or two points if it was conserved, thereby over doubling


its price. That's ok but I prefer it "as is". What will happen


when all of the original coins have been conserved?


The market will eventually swing back and realize that


pleasing, original coins are actually very scarce and will


demand a great premium.


The market may actually be bearing this out as


evidenced by the recent auction mentioned by Truthteller.

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I don't think the market is anything but strong ... however, I think the auctions have saturated it. Not three weeks ago $25M was absorbed by the market at NYC and now $50M is being offered at Pittsburgh.


It was a sparsely attended sale. Those that were there were seeking the Registry quality coins in the first session. There are major players for the right coins. But more and more 'stuff' is being recycled into the auctions - and that is not doing well the second or third time around.


Perhaps that's a healthy sign? When the recycled stuff starts flying off the shelf, then batten down the hatches!

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This is an interesting thread, Truth, and I especially like many of the points that Michael has made. My question, since I was neither at the auction, nor did I examine the coins offered, is what quality was the coins that were bought back? It would seem to me that if most of the buy backs were Morgans and early commems then many of those coins were likely toned, perhaps most were attractive. Since the toned coin market has exploded in the last few years, we might see folks trying for moon money on coins that simply aren't all there in terms of eye appeal. This would create high reserves and buying resistance.

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Your assumptions appear to be correct. I know of two lots in the B&M sale which I sold for moon money at a coin show beforehand. Now the lots are auctioned here and did not sell, telling me that 'moon money' reserves at auction may kill the sale of many nicely toned coins.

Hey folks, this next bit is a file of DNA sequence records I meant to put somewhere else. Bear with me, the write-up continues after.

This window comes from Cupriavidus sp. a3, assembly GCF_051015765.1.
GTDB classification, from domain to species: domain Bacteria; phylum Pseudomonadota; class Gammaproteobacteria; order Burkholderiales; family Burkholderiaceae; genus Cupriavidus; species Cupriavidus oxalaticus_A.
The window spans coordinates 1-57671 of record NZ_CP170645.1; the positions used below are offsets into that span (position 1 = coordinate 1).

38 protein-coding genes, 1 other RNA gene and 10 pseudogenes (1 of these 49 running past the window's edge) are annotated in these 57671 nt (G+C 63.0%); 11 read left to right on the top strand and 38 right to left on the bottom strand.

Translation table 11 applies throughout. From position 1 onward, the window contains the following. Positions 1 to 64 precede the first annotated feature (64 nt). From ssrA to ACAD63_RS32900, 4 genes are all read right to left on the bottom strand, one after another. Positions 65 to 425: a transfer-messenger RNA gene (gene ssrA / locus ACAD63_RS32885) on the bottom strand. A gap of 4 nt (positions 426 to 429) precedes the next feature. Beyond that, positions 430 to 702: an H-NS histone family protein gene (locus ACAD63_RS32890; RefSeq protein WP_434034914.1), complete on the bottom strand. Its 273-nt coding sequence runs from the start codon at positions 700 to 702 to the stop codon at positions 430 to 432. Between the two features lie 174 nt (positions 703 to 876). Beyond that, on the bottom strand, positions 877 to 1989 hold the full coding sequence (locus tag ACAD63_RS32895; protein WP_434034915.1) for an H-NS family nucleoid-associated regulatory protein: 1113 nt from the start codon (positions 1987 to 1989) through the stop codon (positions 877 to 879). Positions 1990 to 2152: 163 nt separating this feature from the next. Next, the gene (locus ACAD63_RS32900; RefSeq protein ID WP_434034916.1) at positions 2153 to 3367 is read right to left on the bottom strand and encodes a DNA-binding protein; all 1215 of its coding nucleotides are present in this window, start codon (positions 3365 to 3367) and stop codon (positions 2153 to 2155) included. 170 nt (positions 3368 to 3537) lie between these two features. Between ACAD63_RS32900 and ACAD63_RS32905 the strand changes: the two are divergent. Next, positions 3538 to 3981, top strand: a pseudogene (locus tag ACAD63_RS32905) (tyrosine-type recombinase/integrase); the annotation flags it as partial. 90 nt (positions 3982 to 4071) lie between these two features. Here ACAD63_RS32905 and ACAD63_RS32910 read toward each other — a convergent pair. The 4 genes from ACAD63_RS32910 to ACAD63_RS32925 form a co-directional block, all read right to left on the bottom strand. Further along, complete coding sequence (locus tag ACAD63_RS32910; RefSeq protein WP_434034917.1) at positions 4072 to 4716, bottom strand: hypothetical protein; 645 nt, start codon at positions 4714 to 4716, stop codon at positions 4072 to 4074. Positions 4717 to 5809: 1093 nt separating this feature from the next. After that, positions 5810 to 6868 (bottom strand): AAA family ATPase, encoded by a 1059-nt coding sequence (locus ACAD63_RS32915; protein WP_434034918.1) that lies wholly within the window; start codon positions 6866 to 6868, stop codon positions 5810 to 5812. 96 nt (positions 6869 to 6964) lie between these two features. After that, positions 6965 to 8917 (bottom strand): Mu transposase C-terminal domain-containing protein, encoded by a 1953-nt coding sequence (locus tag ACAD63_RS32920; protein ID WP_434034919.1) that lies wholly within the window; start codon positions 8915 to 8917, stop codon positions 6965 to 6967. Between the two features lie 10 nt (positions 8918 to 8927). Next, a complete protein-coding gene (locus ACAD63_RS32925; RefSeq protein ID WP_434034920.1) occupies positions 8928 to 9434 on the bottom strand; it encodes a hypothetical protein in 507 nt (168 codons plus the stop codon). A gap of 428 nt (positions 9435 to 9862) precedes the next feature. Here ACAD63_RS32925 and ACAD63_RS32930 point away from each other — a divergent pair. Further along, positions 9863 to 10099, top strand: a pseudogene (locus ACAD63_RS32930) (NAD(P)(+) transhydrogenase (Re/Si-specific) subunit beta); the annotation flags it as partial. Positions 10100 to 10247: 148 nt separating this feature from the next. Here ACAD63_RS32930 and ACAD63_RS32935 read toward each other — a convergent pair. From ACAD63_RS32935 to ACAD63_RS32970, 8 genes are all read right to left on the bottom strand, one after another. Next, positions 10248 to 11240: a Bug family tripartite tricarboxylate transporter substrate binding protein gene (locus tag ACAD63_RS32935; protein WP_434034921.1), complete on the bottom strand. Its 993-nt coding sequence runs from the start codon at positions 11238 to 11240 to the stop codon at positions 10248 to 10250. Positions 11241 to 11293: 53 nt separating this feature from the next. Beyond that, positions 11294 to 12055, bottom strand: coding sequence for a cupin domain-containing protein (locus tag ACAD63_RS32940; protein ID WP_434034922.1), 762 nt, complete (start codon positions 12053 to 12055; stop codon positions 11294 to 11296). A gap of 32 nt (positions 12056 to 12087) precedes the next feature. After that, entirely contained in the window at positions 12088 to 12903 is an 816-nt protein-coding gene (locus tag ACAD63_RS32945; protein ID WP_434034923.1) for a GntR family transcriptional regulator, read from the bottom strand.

Hey, I noticed you are posting on PCGS boards again with insightfull responses.




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I'm going to cut-and-paste (only because I am lazy) the PM response I have given to some folks over at PCGS and here who have noticed that I posted yesterday. Here is the response-

I come to the PCGS boards once every month or two and last night I came by and read the thread by JadeRareCoin about his mother, who was diagnosed with leukemia. He was asking for prayers, well wishes and comfort. I read his thread and thought that I might be able to add something and that posting on the boards to help someone was worth more than any dispute over philosophy that I might have with any company or person. So, I posted.


Since I was willing to post in that thread, I thought that I would start to post in others, too, as well as continue posting at NGC. In a way, I thought that perhaps no one would either notice that I was here or that no one would remember me.

I think I've made five posts in the two days at PCGS while I have made something like eleven here.

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I think I've made five posts in the two days at PCGS while I have made something like eleven here.




Traitor! 893naughty-thumb.gif